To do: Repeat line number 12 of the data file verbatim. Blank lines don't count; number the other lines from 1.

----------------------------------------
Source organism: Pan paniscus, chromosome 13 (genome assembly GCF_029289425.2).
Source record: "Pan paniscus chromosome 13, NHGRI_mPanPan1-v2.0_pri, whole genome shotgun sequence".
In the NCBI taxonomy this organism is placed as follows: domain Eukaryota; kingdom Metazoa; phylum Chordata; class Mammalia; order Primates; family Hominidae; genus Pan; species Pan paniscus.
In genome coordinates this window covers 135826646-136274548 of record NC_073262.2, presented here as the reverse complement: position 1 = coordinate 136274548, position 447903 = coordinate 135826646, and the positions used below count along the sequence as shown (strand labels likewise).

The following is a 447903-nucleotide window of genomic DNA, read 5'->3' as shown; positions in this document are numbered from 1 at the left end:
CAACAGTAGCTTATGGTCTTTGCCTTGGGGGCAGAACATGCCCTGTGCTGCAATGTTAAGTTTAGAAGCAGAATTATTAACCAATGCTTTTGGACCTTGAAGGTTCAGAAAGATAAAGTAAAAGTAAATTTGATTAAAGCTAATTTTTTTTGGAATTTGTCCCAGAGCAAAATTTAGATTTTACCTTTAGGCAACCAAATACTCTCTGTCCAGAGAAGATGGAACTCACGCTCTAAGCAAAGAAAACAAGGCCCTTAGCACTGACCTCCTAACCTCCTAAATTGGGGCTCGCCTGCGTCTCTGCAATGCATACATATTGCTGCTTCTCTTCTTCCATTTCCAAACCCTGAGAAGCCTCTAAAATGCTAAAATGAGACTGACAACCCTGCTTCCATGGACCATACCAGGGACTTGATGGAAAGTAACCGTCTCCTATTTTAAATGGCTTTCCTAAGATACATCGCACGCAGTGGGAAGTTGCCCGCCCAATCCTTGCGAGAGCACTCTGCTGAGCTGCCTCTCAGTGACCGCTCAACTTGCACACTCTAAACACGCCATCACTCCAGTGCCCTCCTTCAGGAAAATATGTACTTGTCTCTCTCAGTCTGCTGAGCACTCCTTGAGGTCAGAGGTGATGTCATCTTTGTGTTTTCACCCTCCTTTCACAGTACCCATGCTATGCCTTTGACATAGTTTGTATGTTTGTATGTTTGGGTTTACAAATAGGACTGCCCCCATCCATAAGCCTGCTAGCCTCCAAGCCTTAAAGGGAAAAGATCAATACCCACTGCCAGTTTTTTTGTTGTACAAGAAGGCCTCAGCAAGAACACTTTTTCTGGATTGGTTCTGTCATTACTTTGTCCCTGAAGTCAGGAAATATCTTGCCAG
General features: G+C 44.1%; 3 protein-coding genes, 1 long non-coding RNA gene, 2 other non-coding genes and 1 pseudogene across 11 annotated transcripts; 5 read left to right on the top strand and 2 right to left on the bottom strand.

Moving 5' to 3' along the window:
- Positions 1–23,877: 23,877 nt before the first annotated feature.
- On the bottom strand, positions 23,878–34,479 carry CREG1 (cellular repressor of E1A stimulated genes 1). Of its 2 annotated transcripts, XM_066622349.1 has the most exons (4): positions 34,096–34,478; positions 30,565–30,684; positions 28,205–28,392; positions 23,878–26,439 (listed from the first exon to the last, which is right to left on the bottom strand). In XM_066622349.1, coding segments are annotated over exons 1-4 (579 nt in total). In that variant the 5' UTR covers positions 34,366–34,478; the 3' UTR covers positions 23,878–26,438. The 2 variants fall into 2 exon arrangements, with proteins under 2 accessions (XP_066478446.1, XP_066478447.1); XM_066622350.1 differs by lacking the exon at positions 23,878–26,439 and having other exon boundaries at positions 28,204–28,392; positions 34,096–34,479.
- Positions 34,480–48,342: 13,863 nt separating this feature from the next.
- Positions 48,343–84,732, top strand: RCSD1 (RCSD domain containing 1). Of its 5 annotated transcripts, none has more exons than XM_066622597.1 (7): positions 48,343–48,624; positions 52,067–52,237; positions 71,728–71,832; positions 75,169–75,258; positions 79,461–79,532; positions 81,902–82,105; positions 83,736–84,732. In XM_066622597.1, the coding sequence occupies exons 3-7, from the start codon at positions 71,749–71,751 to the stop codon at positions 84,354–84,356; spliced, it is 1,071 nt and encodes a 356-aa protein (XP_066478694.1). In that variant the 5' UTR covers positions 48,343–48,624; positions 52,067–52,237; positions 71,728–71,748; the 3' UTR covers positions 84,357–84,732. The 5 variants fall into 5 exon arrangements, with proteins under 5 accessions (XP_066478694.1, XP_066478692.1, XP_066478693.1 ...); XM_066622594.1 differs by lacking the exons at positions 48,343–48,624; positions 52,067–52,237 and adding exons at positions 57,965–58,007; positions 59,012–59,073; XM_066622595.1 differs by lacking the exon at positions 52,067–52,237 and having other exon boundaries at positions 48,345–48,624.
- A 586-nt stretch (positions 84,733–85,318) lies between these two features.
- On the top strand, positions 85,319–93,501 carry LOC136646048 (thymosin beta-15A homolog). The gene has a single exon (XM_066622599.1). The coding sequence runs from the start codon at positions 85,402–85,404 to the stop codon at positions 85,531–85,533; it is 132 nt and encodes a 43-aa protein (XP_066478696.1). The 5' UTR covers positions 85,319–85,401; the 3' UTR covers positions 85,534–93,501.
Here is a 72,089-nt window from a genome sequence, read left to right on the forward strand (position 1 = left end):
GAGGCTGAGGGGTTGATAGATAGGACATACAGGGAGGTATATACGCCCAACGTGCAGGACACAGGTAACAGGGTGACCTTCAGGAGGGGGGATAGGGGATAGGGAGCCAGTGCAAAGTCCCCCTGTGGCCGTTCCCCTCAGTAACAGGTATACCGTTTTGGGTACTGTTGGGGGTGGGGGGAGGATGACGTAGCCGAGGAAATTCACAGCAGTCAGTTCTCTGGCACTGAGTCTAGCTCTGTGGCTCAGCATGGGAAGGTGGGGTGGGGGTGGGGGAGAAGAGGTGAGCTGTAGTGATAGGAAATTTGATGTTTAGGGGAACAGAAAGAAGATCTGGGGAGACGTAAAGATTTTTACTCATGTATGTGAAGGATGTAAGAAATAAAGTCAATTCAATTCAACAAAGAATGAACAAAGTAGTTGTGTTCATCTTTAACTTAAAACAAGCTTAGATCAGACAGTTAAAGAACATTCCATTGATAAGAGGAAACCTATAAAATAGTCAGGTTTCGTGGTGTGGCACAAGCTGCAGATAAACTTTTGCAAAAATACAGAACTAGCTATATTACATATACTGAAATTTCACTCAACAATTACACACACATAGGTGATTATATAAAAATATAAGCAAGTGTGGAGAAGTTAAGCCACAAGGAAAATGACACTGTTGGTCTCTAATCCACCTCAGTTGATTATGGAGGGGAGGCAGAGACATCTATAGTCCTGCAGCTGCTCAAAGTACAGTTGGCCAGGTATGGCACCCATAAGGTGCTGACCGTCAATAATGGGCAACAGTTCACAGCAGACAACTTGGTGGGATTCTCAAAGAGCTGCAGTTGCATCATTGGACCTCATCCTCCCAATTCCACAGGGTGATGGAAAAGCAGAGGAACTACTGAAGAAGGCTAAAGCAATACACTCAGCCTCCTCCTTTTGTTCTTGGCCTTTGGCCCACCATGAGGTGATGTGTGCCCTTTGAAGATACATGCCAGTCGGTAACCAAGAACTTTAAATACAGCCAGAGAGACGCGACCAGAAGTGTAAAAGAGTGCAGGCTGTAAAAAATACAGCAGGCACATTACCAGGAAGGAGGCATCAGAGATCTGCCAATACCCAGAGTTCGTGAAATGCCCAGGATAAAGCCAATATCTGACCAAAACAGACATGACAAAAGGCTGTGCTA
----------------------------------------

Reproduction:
- Positions 48,343–84,732, top strand: RCSD1 (RCSD domain containing 1). Of its 5 annotated transcripts, none has more exons than XM_066622597.1 (7): positions 48,343–48,624; positions 52,067–52,237; positions 71,728–71,832; positions 75,169–75,258; positions 79,461–79,532; positions 81,902–82,105; positions 83,736–84,732. In XM_066622597.1, the coding sequence occupies exons 3-7, from the start codon at positions 71,749–71,751 to the stop codon at positions 84,354–84,356; spliced, it is 1,071 nt and encodes a 356-aa protein (XP_066478694.1). In that variant the 5' UTR covers positions 48,343–48,624; positions 52,067–52,237; positions 71,728–71,748; the 3' UTR covers positions 84,357–84,732. The 5 variants fall into 5 exon arrangements, with proteins under 5 accessions (XP_066478694.1, XP_066478692.1, XP_066478693.1 ...); XM_066622594.1 differs by lacking the exons at positions 48,343–48,624; positions 52,067–52,237 and adding exons at positions 57,965–58,007; positions 59,012–59,073; XM_066622595.1 differs by lacking the exon at positions 52,067–52,237 and having other exon boundaries at positions 48,345–48,624.